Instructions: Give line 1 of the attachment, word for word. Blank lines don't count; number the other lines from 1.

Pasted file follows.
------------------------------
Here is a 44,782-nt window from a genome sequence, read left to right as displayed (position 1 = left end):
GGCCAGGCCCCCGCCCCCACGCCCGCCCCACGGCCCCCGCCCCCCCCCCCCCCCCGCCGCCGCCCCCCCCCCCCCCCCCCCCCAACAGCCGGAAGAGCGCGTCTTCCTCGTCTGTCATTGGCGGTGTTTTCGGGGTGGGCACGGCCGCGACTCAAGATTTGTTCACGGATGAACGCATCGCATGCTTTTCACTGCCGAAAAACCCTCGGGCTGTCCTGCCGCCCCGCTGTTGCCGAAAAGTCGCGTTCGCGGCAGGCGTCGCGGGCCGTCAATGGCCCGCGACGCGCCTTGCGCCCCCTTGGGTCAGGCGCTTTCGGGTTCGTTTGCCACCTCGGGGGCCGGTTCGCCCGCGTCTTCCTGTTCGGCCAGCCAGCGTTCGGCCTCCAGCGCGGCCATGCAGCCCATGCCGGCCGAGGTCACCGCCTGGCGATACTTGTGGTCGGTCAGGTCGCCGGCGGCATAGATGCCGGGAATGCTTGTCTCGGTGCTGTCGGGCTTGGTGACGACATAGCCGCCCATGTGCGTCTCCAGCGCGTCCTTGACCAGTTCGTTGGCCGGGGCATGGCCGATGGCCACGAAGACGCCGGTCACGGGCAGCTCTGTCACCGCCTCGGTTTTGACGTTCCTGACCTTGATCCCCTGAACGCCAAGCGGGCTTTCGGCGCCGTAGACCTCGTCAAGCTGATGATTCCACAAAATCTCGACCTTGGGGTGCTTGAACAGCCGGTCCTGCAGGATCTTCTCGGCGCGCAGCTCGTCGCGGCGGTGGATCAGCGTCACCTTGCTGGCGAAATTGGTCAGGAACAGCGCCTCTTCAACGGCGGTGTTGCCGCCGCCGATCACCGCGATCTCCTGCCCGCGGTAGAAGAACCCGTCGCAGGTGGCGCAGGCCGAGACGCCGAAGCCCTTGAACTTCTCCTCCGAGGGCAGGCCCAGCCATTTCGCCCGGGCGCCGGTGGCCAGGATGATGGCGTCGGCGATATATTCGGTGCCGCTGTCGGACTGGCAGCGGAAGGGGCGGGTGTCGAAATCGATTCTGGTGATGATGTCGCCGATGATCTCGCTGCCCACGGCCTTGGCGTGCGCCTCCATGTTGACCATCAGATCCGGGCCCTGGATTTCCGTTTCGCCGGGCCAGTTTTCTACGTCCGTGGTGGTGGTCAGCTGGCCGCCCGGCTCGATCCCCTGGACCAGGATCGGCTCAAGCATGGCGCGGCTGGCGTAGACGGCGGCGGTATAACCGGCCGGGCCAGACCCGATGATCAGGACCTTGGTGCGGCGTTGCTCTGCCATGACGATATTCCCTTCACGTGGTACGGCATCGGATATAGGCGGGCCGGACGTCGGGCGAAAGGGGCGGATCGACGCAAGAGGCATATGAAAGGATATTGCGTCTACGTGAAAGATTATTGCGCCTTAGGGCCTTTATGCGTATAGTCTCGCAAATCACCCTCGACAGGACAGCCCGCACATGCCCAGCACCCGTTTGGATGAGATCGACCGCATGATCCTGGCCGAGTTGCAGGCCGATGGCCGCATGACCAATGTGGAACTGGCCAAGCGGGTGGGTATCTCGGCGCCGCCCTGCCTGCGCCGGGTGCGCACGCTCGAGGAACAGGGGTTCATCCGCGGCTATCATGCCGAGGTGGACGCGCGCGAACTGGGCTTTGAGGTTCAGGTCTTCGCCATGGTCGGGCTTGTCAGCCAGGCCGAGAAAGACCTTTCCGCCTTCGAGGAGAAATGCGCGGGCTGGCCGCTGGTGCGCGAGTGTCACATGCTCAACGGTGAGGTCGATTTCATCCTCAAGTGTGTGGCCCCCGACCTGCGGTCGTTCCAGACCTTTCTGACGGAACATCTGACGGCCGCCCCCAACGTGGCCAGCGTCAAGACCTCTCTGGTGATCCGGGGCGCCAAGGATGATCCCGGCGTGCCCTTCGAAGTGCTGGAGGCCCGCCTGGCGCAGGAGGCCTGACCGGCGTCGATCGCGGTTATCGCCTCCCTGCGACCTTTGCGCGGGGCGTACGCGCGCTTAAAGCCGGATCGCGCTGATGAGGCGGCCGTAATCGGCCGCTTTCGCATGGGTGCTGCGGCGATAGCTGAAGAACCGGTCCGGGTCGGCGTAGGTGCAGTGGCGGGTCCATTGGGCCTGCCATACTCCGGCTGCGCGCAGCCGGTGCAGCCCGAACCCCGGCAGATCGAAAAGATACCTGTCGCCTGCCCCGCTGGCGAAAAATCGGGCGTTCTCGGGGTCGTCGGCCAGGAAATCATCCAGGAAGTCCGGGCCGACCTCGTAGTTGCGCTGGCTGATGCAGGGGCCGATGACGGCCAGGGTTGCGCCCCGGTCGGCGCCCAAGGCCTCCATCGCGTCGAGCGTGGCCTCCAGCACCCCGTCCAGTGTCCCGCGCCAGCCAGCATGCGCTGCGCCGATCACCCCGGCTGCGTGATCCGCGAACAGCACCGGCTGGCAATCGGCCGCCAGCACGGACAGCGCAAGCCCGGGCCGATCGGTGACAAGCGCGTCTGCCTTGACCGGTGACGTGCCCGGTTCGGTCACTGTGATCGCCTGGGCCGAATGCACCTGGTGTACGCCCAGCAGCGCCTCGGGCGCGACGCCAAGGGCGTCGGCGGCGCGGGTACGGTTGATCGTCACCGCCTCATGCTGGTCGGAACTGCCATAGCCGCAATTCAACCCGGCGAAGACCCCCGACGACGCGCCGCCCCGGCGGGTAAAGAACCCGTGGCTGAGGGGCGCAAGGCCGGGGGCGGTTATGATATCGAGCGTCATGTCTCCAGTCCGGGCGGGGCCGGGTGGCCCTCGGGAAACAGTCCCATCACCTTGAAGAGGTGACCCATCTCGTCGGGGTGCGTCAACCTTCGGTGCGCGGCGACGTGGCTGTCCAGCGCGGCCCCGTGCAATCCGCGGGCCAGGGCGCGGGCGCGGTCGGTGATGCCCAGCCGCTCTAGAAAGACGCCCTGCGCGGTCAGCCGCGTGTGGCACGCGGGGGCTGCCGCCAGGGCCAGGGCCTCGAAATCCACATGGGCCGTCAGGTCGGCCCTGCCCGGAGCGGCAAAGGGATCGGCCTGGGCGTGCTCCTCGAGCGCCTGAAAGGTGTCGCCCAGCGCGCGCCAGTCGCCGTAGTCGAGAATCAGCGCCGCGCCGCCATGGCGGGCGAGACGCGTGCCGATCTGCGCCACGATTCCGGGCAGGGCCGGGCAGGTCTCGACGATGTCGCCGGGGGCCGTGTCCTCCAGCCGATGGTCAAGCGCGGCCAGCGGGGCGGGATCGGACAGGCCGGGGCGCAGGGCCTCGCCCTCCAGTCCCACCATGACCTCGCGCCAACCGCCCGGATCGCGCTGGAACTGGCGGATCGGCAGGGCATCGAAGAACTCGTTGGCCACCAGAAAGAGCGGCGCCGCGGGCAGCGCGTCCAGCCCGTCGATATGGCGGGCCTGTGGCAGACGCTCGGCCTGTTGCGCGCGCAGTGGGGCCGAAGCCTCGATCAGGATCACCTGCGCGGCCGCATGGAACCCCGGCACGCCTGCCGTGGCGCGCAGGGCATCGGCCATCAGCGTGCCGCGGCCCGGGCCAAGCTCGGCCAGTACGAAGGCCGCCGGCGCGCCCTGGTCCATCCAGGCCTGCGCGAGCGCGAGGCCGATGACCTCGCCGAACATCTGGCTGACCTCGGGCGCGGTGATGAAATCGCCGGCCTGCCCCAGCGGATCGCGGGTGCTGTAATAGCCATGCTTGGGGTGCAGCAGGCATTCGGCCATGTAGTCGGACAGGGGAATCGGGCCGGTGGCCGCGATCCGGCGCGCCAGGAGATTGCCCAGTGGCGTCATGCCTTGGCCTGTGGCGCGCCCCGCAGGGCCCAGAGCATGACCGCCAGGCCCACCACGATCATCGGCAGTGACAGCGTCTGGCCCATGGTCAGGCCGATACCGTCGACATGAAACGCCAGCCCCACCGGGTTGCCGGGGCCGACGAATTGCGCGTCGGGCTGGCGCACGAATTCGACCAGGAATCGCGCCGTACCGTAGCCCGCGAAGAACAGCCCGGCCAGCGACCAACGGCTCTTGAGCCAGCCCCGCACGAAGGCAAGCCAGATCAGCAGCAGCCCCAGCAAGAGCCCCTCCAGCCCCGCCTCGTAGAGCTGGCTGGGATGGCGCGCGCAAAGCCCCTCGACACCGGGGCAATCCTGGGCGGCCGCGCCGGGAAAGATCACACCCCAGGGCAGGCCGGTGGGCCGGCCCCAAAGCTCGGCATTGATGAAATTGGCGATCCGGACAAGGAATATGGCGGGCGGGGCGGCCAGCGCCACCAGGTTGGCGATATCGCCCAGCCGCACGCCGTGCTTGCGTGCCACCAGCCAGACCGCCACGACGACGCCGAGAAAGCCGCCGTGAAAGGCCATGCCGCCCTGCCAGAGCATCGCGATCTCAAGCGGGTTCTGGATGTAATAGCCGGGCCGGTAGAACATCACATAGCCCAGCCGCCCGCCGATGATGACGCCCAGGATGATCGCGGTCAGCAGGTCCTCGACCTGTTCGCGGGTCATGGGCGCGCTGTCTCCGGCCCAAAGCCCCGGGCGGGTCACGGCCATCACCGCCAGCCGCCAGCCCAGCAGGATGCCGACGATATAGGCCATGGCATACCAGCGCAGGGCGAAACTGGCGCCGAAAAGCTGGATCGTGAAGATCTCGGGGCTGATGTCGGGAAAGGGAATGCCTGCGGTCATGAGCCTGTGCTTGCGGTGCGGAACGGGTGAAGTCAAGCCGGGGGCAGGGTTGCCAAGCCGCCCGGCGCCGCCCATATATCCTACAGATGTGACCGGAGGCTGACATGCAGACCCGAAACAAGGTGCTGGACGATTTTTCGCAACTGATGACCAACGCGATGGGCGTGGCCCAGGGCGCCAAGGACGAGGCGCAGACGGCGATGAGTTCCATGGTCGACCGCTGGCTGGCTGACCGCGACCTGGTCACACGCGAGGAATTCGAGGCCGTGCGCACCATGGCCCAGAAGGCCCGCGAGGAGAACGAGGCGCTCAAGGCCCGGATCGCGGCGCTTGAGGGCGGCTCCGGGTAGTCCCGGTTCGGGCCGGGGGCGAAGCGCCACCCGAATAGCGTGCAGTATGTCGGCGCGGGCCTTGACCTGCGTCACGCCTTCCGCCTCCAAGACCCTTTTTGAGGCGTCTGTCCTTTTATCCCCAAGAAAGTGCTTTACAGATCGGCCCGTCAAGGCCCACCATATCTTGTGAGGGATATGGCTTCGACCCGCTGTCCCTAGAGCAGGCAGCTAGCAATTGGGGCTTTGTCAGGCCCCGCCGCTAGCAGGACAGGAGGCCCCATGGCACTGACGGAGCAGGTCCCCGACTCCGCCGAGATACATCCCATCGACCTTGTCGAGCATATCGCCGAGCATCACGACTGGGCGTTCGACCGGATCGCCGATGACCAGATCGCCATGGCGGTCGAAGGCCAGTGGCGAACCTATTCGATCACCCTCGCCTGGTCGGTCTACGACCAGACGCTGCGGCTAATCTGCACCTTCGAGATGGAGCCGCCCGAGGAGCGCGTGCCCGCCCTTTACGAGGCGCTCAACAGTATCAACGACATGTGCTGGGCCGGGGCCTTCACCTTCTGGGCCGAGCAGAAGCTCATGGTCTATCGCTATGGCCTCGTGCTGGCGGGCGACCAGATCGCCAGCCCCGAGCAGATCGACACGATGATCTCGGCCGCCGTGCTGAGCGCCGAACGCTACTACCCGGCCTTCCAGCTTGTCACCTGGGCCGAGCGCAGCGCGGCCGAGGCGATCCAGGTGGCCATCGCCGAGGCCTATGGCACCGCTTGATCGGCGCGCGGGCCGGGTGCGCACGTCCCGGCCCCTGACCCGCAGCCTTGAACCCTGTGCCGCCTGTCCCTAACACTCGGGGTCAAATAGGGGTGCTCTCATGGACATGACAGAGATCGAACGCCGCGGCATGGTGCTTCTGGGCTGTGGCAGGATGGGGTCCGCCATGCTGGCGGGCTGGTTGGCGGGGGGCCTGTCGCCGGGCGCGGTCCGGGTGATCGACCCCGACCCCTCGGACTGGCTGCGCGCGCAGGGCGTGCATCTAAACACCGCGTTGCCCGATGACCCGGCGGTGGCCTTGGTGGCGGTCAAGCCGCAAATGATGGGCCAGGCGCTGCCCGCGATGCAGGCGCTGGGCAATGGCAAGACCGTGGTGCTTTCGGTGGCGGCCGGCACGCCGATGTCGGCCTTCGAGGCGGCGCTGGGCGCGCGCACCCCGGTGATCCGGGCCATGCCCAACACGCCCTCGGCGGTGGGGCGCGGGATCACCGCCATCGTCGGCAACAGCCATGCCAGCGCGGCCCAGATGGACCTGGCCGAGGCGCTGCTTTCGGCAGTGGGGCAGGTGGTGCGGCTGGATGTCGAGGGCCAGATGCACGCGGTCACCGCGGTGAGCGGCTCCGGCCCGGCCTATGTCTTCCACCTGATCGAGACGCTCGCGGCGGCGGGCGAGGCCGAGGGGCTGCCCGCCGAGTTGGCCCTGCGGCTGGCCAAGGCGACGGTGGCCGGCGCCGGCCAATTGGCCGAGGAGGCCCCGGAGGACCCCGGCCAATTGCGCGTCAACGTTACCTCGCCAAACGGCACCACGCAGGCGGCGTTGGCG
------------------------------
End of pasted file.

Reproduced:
Here is a 44,782-nt window from a genome sequence, read left to right as displayed (position 1 = left end):